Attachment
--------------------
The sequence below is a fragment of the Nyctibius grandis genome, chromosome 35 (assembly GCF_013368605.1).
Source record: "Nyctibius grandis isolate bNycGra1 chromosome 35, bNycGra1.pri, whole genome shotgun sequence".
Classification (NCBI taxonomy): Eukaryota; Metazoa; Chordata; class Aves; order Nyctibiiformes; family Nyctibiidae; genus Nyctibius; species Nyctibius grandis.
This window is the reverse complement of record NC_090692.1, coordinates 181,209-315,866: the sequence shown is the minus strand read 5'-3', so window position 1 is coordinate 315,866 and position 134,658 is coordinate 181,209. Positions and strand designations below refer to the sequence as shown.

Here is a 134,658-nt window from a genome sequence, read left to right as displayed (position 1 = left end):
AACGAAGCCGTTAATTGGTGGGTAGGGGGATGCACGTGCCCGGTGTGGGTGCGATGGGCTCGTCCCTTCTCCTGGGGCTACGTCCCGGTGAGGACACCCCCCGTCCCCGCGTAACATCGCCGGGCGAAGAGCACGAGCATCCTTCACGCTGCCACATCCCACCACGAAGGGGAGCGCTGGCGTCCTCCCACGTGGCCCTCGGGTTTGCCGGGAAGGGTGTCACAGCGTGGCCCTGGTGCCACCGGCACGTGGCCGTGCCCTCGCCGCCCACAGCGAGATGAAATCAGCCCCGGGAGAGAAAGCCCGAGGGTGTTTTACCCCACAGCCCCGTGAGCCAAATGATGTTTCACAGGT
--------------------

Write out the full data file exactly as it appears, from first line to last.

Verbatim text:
The sequence below is a fragment of the Nyctibius grandis genome, chromosome 35 (assembly GCF_013368605.1).
Source record: "Nyctibius grandis isolate bNycGra1 chromosome 35, bNycGra1.pri, whole genome shotgun sequence".
Classification (NCBI taxonomy): Eukaryota; Metazoa; Chordata; class Aves; order Nyctibiiformes; family Nyctibiidae; genus Nyctibius; species Nyctibius grandis.
This window is the reverse complement of record NC_090692.1, coordinates 181,209-315,866: the sequence shown is the minus strand read 5'-3', so window position 1 is coordinate 315,866 and position 134,658 is coordinate 181,209. Positions and strand designations below refer to the sequence as shown.

Here is a 134,658-nt window from a genome sequence, read left to right as displayed (position 1 = left end):
AACGAAGCCGTTAATTGGTGGGTAGGGGGATGCACGTGCCCGGTGTGGGTGCGATGGGCTCGTCCCTTCTCCTGGGGCTACGTCCCGGTGAGGACACCCCCCGTCCCCGCGTAACATCGCCGGGCGAAGAGCACGAGCATCCTTCACGCTGCCACATCCCACCACGAAGGGGAGCGCTGGCGTCCTCCCACGTGGCCCTCGGGTTTGCCGGGAAGGGTGTCACAGCGTGGCCCTGGTGCCACCGGCACGTGGCCGTGCCCTCGCCGCCCACAGCGAGATGAAATCAGCCCCGGGAGAGAAAGCCCGAGGGTGTTTTACCCCACAGCCCCGTGAGCCAAATGATGTTTCACAGGT